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Ascension, Part I

A year ago in First Things, Abigail Favale wrote:

“I teach in a great books program at an Evangelical university. Almost all students in the program are born-and-bred Christians of the nondenominational variety. A number of them have been both thoroughly churched and educated through Christian schools or homeschooling curricula. Yet an overwhelming majority of these students do not believe in a bodily resurrection. While they trust in an afterlife of eternal bliss with God, most of them assume this will be disembodied bliss, in which the soul is finally free of its 'meat suit' (a term they fondly use).”

In the article, she posits that only a quarter of her students “affirm the orthodox teaching that we will ultimately have a body in our glorified, heavenly form.”

The Church doggedly persists in teaching that, although we cannot see him, the Lord Jesus ascended bodily to the right hand of the Father. The meaning of this is actually quite simple: that having assumed a full human nature, he does not extract his true self from this reality, but will always and forever be God and Man joined in a personal union. Yet, this seems to be lost in the daily thoughts of contemporary Christians who hope merely for a disembodied existence in heaven, free from the confines of a body, becoming entirely spiritual. Gnostic heaven, as I call it, might be intriguing to some, but for the Christian, it obliterates all need for the Resurrection, either of the Lord himself, or of a general resurrection. It means that, even now, our bodies are inconsequential, not really who we are. No wonder bodily reconfiguration seems to now be the ideal of human freedom, the destruction of even the smallest of human bodies deemed a constitutional right.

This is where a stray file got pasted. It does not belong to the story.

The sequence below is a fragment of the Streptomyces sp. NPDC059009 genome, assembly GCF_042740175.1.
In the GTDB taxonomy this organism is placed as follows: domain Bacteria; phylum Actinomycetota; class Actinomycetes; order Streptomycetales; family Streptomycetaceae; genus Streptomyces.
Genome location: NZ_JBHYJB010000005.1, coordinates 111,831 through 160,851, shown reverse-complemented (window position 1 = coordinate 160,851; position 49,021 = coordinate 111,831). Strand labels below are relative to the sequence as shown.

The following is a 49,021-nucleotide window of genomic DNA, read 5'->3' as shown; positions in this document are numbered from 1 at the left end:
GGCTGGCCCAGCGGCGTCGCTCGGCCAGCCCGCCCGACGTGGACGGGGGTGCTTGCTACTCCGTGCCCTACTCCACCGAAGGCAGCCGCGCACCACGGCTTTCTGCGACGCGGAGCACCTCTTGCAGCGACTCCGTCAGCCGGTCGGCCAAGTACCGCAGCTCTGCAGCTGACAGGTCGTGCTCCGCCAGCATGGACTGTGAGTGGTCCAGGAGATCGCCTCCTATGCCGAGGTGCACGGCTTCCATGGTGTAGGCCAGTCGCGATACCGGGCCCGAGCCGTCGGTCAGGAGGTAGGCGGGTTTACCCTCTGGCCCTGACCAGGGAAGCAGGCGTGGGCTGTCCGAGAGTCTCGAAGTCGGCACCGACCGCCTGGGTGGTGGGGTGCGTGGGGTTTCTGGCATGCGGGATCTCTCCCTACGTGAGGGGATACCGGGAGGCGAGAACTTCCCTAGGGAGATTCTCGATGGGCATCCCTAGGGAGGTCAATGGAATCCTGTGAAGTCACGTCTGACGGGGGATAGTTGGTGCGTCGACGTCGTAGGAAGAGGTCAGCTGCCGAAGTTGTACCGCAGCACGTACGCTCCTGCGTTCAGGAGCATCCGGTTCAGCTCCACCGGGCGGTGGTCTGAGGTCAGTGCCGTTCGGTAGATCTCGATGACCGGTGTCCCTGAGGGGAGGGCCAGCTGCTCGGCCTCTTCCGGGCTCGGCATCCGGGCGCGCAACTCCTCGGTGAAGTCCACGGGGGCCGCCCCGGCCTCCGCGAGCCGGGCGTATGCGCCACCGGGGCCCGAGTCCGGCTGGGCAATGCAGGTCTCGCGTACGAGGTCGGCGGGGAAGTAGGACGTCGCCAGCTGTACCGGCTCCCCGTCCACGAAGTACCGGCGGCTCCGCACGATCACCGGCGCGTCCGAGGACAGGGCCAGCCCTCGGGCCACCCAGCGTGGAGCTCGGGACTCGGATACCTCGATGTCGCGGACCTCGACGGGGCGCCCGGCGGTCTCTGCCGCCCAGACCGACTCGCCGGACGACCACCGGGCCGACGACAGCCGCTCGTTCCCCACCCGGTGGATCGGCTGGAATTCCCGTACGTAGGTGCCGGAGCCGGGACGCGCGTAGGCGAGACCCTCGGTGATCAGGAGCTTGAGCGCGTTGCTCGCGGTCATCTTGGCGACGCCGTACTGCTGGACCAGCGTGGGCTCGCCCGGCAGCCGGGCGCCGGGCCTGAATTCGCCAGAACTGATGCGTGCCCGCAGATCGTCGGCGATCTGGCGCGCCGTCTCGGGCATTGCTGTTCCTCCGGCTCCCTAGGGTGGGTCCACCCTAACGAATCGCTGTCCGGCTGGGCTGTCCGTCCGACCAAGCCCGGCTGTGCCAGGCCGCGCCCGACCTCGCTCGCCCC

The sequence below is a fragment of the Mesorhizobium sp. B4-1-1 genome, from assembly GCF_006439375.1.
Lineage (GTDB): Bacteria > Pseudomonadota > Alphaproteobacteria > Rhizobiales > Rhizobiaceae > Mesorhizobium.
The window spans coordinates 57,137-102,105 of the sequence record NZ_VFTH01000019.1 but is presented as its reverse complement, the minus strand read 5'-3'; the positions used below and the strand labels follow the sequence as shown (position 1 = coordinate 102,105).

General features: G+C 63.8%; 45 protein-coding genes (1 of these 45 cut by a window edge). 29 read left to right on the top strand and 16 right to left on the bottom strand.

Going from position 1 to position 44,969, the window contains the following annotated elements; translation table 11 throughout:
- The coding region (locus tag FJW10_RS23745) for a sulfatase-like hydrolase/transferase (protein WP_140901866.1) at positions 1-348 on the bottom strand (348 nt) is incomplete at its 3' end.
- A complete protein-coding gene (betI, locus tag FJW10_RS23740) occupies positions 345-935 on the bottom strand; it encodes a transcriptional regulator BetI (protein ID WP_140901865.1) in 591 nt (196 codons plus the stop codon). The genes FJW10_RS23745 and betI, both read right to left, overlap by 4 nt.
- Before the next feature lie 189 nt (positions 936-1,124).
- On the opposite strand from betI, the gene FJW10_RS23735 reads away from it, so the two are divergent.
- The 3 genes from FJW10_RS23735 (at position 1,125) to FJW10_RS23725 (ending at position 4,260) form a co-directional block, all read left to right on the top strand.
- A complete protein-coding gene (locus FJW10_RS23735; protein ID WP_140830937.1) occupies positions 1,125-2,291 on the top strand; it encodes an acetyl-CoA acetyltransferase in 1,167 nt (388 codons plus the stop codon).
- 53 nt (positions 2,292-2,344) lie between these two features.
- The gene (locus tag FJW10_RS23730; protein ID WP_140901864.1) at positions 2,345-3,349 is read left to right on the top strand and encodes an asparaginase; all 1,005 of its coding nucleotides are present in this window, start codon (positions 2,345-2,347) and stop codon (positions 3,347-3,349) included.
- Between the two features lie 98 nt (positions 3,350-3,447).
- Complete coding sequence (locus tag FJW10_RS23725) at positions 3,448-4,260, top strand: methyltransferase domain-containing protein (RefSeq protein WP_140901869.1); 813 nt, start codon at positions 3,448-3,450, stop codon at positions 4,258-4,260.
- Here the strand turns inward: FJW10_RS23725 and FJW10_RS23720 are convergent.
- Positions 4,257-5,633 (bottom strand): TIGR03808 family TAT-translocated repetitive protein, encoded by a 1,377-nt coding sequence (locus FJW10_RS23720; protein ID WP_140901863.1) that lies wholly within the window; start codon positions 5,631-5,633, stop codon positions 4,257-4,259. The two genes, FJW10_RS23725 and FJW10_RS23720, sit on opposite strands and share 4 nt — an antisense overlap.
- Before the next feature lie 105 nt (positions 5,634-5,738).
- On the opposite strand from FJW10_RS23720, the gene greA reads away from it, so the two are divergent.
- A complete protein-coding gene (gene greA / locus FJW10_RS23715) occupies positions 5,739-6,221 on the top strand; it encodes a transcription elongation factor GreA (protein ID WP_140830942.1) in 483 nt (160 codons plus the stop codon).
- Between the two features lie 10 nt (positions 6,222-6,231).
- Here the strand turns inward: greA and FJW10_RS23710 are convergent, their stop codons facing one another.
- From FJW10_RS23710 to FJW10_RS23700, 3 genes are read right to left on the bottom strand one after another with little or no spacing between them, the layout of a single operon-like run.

We need to ponder the Ascension because in it we see our perfect end: life with God in the goodness of the beatific vision, which with our very eyeballs, though risen and redeemed, we shall see God. Christians will always believe that even though there is immense beauty in this world, we still, as Paul puts it "For now we see in a mirror dimly, but then, face to face." (1 Cor. 13:12) The tragedy of the modern world is that we have reduced all existence to the things that we can see, touch, taste, and hear. But, the Gospel shows us that this is only part of the reality we inhabit. There is a whole world of things we can't see, things which are, in a sense, more real, not less. And we hope in a Savior who is both fully God and fully Man, who is seated at the Father's right hand, reigning in glory.

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